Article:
Suspects that seem the most likely include Angie, Himiko, Kirumi and Kaito. Though I’d be willing to strike Kaito off the list just because of how telegraphed it was by the narration going all “I trusted Kaito, without knowing how dangerous trust would be in this game…!” at one point. Angie contributed to the investigation with a helpful piece of information (cramped piranhas), but since that piece of information was pretty obvious, it could’ve just been an attempt to appear useful. Kirumi seems like the most likely person to take drastic action due to a motive video, as she’d probably fulfill a request from her old master to “return back to him” or somesuch, but the motive videos might as well just be a red herring. The narration about the dangers of trust could refer to Kirumi, but it could also refer to Himiko’s trust in Angie. It might also be that someone outside those four is the culprit.
And finally, chapter 3.
Korekiyo murdered both. The murder of Tenko using the seance was obviously planned and prepared in advance, as the floorpiece thing was cut to allow one of the floorboards to be tilted. Since Kokichi stepped through the floor in one of the other similar rooms, it appears the same preparations were done for all three rooms, negating the argument that Kiyo couldn’t have done it because he didn’t pick the room. The seance was Kiyo’s idea and involved such a convoluted process that it isn’t reasonable to think anyone else could’ve planned it in advance. It is technically possible that since Kiyo was open about wanting to try the seance out, someone researched it in advance and set up the trap assuming that Kiyo would want to test the seance, but that seems highly unlikely.
As for Angie’s murder, it was a coincidence. The dried blood in the floorboard and beneath the seance room can only belong to Angie, unless the culprit cut themselves for whatever reason. This means that Angie was actually attacked in the seance room. As for why Angie would go there, she wanted a candle to burn the Necronomicon with. She happened to come upon the culprit preparing his murder by chance, and the culprit silenced her by striking her on the forehead with the floorboard. This didn’t kill her, however - she only fell unconscious. The culprit bandaged the wound with duct tape, and carried her to her lab. There, he finished her off by stabbing her with the sword that was found in the effigy of Kaede.
The locked room was constructed with the effigies. The sword stabbed into the Kaede effigy was used to lock the sliding lock by rotating the effigy and quickly escaping the room, causing the sword to hit the lock and close it. It is a bit improbable, but since the murder happened at night, Kiyo would have had ample time to try it out until it works. The other effigies were hung from the ceiling to conceal the trick.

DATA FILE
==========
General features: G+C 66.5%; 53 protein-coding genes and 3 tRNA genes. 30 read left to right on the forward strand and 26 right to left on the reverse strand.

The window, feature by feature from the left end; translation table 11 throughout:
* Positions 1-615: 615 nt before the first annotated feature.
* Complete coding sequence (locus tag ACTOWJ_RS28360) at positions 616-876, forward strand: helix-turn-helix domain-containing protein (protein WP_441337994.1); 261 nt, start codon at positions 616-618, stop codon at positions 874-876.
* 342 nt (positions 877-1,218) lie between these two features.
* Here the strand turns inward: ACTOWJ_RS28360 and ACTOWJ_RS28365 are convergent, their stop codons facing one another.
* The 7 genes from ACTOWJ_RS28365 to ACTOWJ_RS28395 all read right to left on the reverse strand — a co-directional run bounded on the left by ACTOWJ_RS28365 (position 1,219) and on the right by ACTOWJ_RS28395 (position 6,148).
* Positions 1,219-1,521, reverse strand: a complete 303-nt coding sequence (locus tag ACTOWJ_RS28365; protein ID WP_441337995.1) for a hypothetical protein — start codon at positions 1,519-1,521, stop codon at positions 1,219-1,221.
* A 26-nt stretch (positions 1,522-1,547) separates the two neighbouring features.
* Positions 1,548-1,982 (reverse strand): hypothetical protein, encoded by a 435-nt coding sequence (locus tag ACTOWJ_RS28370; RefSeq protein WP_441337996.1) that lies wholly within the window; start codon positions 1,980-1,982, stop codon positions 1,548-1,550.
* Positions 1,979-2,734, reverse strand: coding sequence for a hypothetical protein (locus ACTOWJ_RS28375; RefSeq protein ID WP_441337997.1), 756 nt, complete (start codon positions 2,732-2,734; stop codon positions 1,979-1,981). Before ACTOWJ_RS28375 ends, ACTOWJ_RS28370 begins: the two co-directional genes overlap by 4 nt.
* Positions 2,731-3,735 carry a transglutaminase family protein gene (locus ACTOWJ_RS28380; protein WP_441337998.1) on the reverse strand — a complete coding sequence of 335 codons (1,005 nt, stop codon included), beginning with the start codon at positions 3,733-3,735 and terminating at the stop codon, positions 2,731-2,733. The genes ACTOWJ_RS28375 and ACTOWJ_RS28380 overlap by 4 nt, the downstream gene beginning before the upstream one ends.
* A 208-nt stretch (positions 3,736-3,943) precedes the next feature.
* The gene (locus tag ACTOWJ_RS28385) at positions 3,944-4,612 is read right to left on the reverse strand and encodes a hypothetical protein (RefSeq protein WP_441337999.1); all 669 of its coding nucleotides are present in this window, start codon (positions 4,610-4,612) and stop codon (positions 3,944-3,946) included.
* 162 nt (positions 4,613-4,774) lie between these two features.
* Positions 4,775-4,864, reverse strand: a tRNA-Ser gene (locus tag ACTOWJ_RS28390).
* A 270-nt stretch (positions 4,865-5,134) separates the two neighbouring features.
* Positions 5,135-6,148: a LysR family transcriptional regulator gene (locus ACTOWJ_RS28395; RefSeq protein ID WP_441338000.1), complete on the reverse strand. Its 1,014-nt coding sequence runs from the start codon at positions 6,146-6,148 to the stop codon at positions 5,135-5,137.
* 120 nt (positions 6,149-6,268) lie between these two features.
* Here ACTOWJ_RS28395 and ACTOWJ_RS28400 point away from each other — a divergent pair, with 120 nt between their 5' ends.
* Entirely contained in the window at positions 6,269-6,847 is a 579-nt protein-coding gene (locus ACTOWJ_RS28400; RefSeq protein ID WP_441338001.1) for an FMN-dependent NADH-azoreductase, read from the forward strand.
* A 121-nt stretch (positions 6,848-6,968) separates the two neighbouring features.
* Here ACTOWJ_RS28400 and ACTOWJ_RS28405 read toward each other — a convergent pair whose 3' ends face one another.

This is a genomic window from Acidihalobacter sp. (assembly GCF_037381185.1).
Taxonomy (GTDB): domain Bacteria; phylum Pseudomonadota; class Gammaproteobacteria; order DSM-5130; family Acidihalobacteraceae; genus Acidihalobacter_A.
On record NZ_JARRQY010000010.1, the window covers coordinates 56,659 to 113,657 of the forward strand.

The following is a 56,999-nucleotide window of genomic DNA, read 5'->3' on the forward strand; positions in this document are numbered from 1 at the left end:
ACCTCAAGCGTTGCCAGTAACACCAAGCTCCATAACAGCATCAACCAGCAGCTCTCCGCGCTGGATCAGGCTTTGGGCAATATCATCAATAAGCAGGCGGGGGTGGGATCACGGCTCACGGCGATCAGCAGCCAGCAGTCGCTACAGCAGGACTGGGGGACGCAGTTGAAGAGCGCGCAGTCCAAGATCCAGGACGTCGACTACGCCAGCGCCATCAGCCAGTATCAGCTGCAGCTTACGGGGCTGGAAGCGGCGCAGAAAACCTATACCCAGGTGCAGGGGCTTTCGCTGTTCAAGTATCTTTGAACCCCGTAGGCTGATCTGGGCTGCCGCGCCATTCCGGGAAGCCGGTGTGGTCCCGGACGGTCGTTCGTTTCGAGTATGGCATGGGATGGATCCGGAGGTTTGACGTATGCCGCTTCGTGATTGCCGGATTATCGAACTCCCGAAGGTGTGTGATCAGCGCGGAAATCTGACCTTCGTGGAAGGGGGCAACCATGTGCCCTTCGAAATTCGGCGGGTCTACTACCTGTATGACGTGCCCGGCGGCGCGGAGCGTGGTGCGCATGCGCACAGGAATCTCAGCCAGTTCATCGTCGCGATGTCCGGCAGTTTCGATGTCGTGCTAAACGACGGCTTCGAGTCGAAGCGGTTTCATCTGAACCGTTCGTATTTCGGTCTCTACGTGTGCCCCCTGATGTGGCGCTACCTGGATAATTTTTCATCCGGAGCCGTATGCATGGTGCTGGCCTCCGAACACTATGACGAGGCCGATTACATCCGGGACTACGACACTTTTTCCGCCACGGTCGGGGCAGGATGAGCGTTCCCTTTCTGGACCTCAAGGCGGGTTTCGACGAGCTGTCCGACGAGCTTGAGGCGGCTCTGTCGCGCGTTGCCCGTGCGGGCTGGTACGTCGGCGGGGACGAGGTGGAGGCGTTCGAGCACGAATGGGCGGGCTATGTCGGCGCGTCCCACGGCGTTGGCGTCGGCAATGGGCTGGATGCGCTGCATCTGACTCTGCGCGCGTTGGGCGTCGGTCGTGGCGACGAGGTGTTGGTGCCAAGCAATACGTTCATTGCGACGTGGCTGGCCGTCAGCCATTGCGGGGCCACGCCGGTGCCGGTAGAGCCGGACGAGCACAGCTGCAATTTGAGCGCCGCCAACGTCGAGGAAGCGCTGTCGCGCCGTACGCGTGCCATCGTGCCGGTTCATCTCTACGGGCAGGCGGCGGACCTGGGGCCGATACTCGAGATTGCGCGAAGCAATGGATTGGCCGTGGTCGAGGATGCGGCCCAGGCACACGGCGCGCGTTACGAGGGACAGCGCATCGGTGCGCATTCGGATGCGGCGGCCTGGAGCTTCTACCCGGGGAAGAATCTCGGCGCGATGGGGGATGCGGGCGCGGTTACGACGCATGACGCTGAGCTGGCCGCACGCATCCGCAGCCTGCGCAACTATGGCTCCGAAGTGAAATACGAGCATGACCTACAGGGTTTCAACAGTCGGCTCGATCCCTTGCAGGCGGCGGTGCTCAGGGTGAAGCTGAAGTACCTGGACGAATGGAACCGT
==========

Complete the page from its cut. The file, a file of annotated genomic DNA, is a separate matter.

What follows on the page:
As for how Tenko was killed… dunno, really. The blood on the white sheet does not have a cage pattern on it, suggesting that it was prepared in advance instead of it being Tenko’s blood. That would make it Angie’s blood, which also suggests the culprit was the same for both of the murders. In any case, I can’t really think of a reasonable way the murder happened. My best theory is that the loose floorboard was used to have Tenko fall off-balance, turning to the side and thus getting her neck close to the cage wall, allowing Kiyo to lift the white sheet and strike Tenko with the sickle through the cage, but that doesn’t sound too reasonable to me. How would the culprit even trigger the floorboard yielding under Tenko at the desired moment, anyway? I also can’t really explain Kiyo’s motive for killing two people, when one would be enough and the coincidental murder of Angie would be much more difficult to solve than Tenko’s highly planned death.
Additional post-trial explanation for why I failed to explain a certain thing: For whatever reason, I had thought that the cut part of the floor was under Tenko so that the see-saw would work the other way around and make Tenko fall down, instead of the cut part being outside the cage and making Tenko rise up. Under the floorboards, it is clearly shown that the cut part is not on the same side where the bloodstain is, so I don’t have any excuse for this mistake. If I had understood the orientation of the see-saw, then I might have figured out the entire case in advance (well, except for the culprit’s motive).